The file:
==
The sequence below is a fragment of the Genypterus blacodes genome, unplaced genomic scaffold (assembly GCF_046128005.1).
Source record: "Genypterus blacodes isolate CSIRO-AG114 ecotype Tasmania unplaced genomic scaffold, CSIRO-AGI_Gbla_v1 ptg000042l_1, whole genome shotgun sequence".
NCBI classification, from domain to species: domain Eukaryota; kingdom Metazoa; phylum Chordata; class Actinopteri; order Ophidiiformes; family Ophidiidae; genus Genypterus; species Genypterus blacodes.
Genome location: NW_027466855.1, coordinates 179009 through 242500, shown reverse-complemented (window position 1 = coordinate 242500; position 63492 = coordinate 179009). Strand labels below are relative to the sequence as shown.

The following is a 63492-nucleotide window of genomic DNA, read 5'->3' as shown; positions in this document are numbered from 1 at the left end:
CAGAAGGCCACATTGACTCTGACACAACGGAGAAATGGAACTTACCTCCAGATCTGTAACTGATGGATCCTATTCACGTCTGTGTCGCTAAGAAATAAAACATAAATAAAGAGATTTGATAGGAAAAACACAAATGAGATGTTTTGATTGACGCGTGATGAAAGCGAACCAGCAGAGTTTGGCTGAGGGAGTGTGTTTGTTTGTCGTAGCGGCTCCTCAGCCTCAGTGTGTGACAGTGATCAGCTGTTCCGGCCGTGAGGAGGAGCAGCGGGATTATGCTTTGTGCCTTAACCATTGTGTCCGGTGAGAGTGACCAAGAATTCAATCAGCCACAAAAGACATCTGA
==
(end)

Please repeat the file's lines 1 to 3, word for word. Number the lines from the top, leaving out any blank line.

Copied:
The sequence below is a fragment of the Genypterus blacodes genome, unplaced genomic scaffold (assembly GCF_046128005.1).
Source record: "Genypterus blacodes isolate CSIRO-AG114 ecotype Tasmania unplaced genomic scaffold, CSIRO-AGI_Gbla_v1 ptg000042l_1, whole genome shotgun sequence".
NCBI classification, from domain to species: domain Eukaryota; kingdom Metazoa; phylum Chordata; class Actinopteri; order Ophidiiformes; family Ophidiidae; genus Genypterus; species Genypterus blacodes.